New imaging system helps predict chemotherapy responses in breast cancer
A new optical imaging system which utilizes red and near-infrared light could identify breast cancer patients who might respond to chemotherapy, according to a study carried out by researchers at the Columbia University Irving Medical Centre.
he new imaging system, which is a noninvasive method of measuring blood flow dynamics in response to a single breath hold, might enable doctors to predict responses to chemotherapy as early as two weeks post the initiation of the treatment, according to a new study recently published in the journal Radiology.
“There is currently no method that can predict treatment outcome of chemotherapy early on in treatment, so this is a major advance,” said Dr. Andreas Hielscher, co-author of the study and professor of Biomedical Engineering and Electrical Engineering at Columbia Engineering.
The new dynamic optical tomographic breast imaging system generates 3-D images of both breasts simultaneously, which enables the researchers to observe the blood flow in the breasts, the vasculature alterations, and the blood–tumor interaction.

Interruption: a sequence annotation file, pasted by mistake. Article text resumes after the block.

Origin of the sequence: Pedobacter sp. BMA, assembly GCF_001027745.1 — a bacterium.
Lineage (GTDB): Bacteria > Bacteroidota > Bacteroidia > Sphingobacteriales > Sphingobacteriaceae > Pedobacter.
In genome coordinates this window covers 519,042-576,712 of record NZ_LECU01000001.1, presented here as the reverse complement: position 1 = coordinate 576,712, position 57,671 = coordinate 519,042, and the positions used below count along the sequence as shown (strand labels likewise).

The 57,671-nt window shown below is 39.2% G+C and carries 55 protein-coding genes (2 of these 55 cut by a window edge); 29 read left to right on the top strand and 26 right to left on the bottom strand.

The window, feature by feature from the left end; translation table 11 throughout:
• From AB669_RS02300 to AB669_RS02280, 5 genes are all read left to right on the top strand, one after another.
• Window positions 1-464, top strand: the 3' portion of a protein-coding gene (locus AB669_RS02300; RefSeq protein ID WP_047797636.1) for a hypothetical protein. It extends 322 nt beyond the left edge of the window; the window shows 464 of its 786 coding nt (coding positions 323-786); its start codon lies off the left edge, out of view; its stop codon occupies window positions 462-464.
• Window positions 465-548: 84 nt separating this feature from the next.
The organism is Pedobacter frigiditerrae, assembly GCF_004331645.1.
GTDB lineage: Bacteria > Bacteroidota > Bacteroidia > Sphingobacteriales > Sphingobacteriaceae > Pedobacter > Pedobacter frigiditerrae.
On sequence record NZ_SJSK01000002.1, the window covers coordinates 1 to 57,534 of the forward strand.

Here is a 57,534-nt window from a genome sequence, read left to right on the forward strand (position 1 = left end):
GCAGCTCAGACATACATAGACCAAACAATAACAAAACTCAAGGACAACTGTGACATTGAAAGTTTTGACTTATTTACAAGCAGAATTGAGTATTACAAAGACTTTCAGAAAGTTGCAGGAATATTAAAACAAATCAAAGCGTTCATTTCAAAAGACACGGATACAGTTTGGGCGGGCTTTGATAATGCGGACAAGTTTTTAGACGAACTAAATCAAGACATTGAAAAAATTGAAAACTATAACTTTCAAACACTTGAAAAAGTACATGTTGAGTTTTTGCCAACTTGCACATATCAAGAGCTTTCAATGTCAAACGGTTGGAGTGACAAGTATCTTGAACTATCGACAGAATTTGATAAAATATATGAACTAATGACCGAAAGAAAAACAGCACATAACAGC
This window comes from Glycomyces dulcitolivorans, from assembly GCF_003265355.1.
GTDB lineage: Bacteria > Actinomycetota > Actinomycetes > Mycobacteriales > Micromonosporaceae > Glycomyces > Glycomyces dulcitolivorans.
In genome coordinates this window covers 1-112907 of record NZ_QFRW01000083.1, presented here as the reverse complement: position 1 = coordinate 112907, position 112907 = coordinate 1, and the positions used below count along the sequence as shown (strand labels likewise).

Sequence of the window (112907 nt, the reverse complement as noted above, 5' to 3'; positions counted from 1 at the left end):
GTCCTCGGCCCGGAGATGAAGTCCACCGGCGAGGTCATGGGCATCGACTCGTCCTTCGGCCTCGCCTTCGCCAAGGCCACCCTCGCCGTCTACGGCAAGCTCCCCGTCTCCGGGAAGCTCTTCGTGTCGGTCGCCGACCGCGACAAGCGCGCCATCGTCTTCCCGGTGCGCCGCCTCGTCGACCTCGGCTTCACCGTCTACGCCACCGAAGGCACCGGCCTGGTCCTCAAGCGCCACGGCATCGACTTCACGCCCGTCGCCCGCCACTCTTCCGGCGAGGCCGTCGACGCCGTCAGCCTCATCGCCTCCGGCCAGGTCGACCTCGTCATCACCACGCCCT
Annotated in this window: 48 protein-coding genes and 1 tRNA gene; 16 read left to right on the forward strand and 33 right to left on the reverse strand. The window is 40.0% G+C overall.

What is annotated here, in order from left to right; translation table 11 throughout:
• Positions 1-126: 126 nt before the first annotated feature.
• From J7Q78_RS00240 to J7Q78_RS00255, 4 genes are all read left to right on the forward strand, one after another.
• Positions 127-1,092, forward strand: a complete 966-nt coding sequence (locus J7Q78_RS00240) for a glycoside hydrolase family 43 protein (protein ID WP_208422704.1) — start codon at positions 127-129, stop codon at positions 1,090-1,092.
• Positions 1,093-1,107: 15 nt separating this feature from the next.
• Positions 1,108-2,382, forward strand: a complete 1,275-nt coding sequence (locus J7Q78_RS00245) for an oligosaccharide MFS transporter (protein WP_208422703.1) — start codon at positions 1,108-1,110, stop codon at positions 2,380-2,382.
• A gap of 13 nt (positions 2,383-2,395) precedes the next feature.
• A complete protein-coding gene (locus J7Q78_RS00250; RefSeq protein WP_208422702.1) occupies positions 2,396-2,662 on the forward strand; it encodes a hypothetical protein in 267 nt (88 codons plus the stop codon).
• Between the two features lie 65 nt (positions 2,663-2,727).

The system also distinguishes healthy tissues from malignant ones and shows how the tumor responds to chemotherapy earlier than other imaging techniques.
Neoadjuvant chemotherapy is the standard treatment administered in women who have been diagnosed with invasive breast cancer. Treatment is typically administered up to 5 to 6 months before surgery.
The aim of the therapy is to eradicate the active cancer cells, yielding a complete response before surgery. Patients who attain a complete response have a reduced risk of cancer recurrence; however, fewer than half of women treated achieve a complete response.